Security shouldn’t be so hard to remember – considering the pass-phrase

One of the things we’ve tried to do at the Digital Digest is to address best practices on topics that are in the news. With the upcoming launch of Windows 8 and its new approach to passwords we thought it would be a good time to talk about password and pass-phrase options as they relate to the overall security of information on any network.

As computer systems are more important to business and pleasure, more hackers are trying to exploit those systems. Unfortunately the weakest link in security is often the human one – people still use simple passwords that are easy to guess, or when forced to pick a “complex” password they resort to writing them down or storing them in non-encrypted files.

There are many reasons for this, but the biggest one is that it’s very hard to remember things like “Xy3<$8yHl7@1”. Is that a capital “I” or a lower case “l”? These cryptic collections of letters, numbers and symbols are increasingly difficult to remember and to keep straight, so in order for someone to access the systems, they defeat the entire purpose of a password and write them down.

It’s good practice to have a separate password for your email and your financial accounts, another for your network, yet another for your work email, your work network, and so on… One way to avoid having to commit to memory so many cryptic confusing passwords is to use a pass-phrase for each system instead. A “pass-phrase” is a series of letters and numbers that mean something: “l3tMeln” for “let me in,” for example. Another example might be “TheSunWillComeOutTomorrow!” or “I<3MyDog”. Each of these pass-phrases is more memorable because it means something to us. It’s not just a cryptic string of random characters.

Software security guru Robert Hensing said the following in 2004:

So why are these pass-phrases so great?

  1. They meet all password complexity requirements due to the use of upper / lowercase letters and punctuation (you don’t HAVE to use numbers to meet password complexity requirements)
  2. They are so freaking easy for me to remember it’s not even funny.  For me, I find it MUCH easier to remember a sentence from a favorite song or a funny quote than to remember ‘xYaQxrz!’ (which b.t.w. is long enough and complex enough to meet our internal complexity requirements, but is weak enough to not survive any kind of brute-force password grinding attack with say LC5, let alone a lookup table attack).  That password would not survive sustained attack with LC5 long enough to matter so in my mind it’s pointless to use a password like that.  You may as well just leave your password blank.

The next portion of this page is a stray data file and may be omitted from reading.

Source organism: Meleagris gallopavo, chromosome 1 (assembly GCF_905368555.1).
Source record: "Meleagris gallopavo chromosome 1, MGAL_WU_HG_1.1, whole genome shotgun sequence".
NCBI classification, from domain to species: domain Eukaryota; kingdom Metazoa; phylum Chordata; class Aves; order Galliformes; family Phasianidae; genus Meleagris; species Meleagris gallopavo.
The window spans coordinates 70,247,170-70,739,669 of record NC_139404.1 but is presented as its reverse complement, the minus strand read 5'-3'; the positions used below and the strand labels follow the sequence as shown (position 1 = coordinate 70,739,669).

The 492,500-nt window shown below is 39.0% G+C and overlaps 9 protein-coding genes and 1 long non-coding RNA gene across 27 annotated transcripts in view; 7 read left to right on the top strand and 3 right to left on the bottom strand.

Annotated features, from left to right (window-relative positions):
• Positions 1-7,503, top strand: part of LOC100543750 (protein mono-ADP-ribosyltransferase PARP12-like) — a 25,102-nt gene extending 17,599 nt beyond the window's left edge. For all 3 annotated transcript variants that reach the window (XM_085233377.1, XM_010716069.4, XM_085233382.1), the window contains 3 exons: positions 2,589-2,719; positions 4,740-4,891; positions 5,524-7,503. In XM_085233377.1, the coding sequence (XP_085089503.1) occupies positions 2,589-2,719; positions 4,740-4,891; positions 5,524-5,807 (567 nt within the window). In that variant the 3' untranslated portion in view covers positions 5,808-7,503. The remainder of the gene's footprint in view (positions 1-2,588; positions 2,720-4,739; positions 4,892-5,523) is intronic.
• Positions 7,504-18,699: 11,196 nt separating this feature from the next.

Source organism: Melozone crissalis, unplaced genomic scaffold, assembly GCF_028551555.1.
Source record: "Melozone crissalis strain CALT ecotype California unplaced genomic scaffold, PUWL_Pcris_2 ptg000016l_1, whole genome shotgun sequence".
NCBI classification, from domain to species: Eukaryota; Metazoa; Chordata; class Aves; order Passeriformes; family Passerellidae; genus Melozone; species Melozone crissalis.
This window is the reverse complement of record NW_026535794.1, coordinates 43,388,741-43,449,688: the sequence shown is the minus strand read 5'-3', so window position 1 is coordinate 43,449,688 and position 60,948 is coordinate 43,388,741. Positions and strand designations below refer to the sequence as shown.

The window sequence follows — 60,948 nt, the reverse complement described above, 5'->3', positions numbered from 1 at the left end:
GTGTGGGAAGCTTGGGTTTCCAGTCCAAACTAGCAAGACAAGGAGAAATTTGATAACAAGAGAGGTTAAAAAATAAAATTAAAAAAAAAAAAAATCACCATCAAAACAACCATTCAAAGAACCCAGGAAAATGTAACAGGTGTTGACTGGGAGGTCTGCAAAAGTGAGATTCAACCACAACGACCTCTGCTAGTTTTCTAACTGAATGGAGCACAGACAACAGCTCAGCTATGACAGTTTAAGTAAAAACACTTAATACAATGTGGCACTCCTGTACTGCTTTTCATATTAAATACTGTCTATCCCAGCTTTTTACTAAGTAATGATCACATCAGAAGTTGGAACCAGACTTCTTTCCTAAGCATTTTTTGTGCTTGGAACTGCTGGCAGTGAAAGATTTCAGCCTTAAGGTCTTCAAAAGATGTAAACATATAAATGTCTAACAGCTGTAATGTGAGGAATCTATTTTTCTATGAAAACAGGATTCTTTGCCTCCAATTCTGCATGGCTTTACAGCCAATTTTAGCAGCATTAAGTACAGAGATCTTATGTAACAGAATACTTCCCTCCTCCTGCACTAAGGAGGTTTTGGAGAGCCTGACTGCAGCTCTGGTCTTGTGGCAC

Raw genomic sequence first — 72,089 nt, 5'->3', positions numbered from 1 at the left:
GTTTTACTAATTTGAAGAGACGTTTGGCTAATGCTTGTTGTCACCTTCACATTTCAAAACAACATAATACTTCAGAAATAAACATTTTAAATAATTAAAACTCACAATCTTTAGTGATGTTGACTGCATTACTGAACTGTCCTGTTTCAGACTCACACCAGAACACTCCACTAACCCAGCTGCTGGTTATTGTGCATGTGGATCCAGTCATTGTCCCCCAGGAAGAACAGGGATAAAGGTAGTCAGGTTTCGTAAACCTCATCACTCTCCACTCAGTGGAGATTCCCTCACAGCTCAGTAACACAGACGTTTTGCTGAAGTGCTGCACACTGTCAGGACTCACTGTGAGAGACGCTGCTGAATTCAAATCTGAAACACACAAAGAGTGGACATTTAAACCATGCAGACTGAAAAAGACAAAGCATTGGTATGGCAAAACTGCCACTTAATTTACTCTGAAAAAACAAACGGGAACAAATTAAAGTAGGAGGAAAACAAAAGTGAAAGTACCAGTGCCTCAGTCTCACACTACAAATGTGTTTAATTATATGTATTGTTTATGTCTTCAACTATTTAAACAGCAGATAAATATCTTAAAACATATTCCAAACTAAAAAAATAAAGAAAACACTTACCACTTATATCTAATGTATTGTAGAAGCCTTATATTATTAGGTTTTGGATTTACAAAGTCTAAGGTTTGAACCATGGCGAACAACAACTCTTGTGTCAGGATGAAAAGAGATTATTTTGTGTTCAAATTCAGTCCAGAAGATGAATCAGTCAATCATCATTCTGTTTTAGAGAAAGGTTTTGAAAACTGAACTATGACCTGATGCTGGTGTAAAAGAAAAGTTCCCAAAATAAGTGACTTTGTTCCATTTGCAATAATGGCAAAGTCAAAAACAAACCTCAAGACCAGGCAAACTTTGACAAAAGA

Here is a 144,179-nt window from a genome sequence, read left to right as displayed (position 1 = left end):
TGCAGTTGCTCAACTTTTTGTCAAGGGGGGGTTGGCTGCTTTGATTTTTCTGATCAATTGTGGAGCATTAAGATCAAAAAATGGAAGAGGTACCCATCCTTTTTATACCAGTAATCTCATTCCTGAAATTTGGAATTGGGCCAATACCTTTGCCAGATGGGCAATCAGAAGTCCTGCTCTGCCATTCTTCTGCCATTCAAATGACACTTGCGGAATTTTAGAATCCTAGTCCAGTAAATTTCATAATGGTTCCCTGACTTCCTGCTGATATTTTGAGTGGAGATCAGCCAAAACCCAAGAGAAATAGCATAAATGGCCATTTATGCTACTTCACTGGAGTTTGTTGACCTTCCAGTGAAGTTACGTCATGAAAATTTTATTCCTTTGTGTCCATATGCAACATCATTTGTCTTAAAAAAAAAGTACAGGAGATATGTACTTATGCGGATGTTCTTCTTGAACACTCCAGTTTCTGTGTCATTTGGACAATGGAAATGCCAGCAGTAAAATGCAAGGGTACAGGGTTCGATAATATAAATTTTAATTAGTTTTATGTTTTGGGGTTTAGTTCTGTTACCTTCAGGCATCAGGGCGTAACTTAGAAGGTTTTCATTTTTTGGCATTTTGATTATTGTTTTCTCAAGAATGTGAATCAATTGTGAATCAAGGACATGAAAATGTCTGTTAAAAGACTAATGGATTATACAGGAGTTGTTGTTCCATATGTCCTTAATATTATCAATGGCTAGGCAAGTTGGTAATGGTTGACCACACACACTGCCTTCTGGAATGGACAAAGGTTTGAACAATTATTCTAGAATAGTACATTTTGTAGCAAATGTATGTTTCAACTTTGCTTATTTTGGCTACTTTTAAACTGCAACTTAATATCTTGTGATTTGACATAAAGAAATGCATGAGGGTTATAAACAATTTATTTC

3. I dare say that even with the most advanced hardware you are not going to guess, crack, brute-force or pre-compute these passwords in the 70 days or so that they were around (remember you only need the password to survive attack long enough for you to change the password).

As more of us become reliant on computers and the cloud it seems more important than ever to guard your passwords and maintain separate passwords between systems. What better way to do it than using quotes from your favorite songs, tributes to your kids, or a shout out to your favorite movie monster – “I<3Godzilla!”? I should have listened to Hensing sooner and I’d have locked myself out of various websites a lot less.

Now, a friend or a hacker armed with one of those ubiquitous email “surveys” could still compromise the phrases discussed above. For even more security you can try a system like Diceware. Diceware gives you the ability to create random strings of words that are even harder to crack than a general pass-phrase.

Diceware™ is a method for picking passphrases that uses dice to select words at random from a special list called the Diceware Word List. A five-digit number precedes each word in the list. All the digits are between one and six, allowing you to use the outcomes of five dice rolls to select one unique word from the list.

All you need is five dice and the Diceware word list to have an almost uncrackable password.

xkcd had it right:


Ultimately we’re all responsible for the security of the data we touch, whether it’s ours or it belongs to others. We must find better ways to secure this data and to eliminate the temptation to write passwords down, or to use passwords that are too easy to crack.

Posted by Bonnie Russell, Wayne State University Press

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